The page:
European family tables
The collection of European family tables is a comprehensive reference work on genealogy , one of the historical auxiliary sciences. It was first published in two volumes in 1935/1936 under the title Family Tables for the History of European States by Wilhelm Karl von Isenburg (1903-1956) and has not only seen a number of new editions since then, but - under Isenburg's successor Frank Baron Freytag von Loringhoven (1910–1977) and Detlev Schwennicke (1930–2012) - also experienced an expansion to 29 volumes (some of which are available in several sub-volumes) with more than 4000 family tables .
Isenburg's first edition dealt with “The German States” (1935) in Volume I and “The States Outside Germany” (1936) in Volume II and limited itself to the ruling families of European history. The second edition from 1953, which was already published by Freytag von Loringhoven, added two more volumes in 1955 and 1957, in which the nobility from Germany and Austria-Hungary were dealt with, and which already had the new title “European family tables. Family tables on the history of European states ”. The four volumes were reprinted and improved, but not supplemented, over the next 20 years.
In 1977, Freytag von Loringhovens' estate contained enough unpublished material to have Volume V published in 1978: “European Family Tables. Family tables on the history of the European states. Volume V. By Frank Baron Freytag von Loringhoven. Edited from the estate by Detlev Schwennicke. "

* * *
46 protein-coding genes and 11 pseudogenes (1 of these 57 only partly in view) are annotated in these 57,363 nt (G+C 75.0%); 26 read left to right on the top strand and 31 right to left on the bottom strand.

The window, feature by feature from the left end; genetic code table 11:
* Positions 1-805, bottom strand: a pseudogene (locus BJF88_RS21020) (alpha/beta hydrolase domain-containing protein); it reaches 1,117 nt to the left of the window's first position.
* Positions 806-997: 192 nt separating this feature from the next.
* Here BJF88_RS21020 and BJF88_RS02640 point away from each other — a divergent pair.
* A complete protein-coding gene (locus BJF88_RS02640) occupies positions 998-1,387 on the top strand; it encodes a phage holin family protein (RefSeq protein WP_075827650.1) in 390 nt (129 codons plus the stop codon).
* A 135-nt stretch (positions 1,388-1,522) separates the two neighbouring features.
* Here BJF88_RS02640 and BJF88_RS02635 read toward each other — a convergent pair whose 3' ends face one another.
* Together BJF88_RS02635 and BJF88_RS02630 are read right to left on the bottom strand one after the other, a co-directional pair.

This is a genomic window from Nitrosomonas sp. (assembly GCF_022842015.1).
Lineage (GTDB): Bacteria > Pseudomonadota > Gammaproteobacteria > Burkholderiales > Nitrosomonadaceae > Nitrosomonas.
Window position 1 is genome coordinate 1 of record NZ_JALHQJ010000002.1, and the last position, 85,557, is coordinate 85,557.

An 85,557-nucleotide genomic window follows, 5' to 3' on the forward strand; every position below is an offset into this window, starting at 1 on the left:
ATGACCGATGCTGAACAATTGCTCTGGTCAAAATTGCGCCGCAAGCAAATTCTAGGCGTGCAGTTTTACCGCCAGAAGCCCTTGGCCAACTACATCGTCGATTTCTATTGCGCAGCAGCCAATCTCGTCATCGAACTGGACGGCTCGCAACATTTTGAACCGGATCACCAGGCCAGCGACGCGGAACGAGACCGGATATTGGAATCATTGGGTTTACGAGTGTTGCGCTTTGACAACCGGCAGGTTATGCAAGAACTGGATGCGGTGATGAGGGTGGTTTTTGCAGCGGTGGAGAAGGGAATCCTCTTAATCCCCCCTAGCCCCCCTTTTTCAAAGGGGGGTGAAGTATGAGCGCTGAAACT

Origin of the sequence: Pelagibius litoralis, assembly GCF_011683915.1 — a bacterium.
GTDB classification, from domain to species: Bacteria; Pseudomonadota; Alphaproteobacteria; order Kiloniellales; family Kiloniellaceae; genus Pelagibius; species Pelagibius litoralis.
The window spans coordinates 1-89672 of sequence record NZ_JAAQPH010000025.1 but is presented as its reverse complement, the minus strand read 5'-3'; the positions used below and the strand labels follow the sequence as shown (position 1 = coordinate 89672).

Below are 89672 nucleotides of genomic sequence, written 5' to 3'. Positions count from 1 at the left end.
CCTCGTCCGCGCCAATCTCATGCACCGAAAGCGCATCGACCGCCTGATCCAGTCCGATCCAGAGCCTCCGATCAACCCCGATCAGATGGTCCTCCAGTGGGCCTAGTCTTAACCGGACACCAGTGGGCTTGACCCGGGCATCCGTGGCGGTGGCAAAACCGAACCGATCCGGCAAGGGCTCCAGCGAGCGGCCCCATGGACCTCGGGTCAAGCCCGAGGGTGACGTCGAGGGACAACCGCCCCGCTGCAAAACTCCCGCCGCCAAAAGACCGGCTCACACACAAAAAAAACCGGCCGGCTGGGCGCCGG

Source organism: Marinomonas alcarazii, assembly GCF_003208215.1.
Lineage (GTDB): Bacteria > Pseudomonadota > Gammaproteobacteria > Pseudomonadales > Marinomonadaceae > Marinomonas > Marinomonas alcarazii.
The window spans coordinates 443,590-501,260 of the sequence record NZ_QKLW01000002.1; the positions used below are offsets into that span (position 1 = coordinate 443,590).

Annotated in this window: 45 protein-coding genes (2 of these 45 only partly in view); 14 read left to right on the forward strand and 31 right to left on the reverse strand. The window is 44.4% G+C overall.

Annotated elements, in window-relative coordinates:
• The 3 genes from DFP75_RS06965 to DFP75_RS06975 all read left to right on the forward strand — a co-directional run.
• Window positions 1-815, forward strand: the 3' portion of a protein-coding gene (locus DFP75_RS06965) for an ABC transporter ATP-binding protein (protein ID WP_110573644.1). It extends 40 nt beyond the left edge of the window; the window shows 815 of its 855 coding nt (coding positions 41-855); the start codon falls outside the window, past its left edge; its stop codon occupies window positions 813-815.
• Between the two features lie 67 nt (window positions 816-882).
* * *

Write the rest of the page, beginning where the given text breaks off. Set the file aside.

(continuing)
Then the plant was put on a new footing by its third supervisor. It was now called: “European family tables. Family tables on the history of the European states. Founded by Wilhelm Karl Prinz zu Isenburg, continued by Frank Baron Freytag von Loringhoven. New episode. Edited by Detlev Schwennicke ”. Volume I was published in 1980, Volume XVI in 1995.
After Volume XVI, the title was shortened while maintaining the number. The work is now called: “Detlev Schwennicke. European family tables. New Series ”, from which seventeen (partial) volumes are available, some of which continue the entire work (Volumes XVII to XXIX), but some are also being reissued.
The more recent volumes contain detailed information on the sources from which the family tables were created, but no individual references. So if you want to find out the source for a specific filiation, you have to look at all of the works included in the list of sources.
Especially with the highly controversial high medieval aristocratic genealogy, one is well advised not to rely solely on the European family tables, as speculative conjectures from the specialist literature have often found their way into them. This applies, for example, to a family that is so controversial in research as that of the Konradines .
Heegewaldt (see below) writes in his review of Volumes XIX and XX, which appeared in 2002: “The source situation also played an important role, as no intensive basic research can be carried out in such a series and previously published representations have to be used. Nonetheless, the tables always gain in value when unprocessed, printed and unprinted sources are used beyond what has already been published. "
- Werner Heegewaldt (Brandenburgisches Landeshauptarchiv) on Volumes XIX and XX (2002), in: Herold-Jahrbuch, New Series, Volume 10 (2005)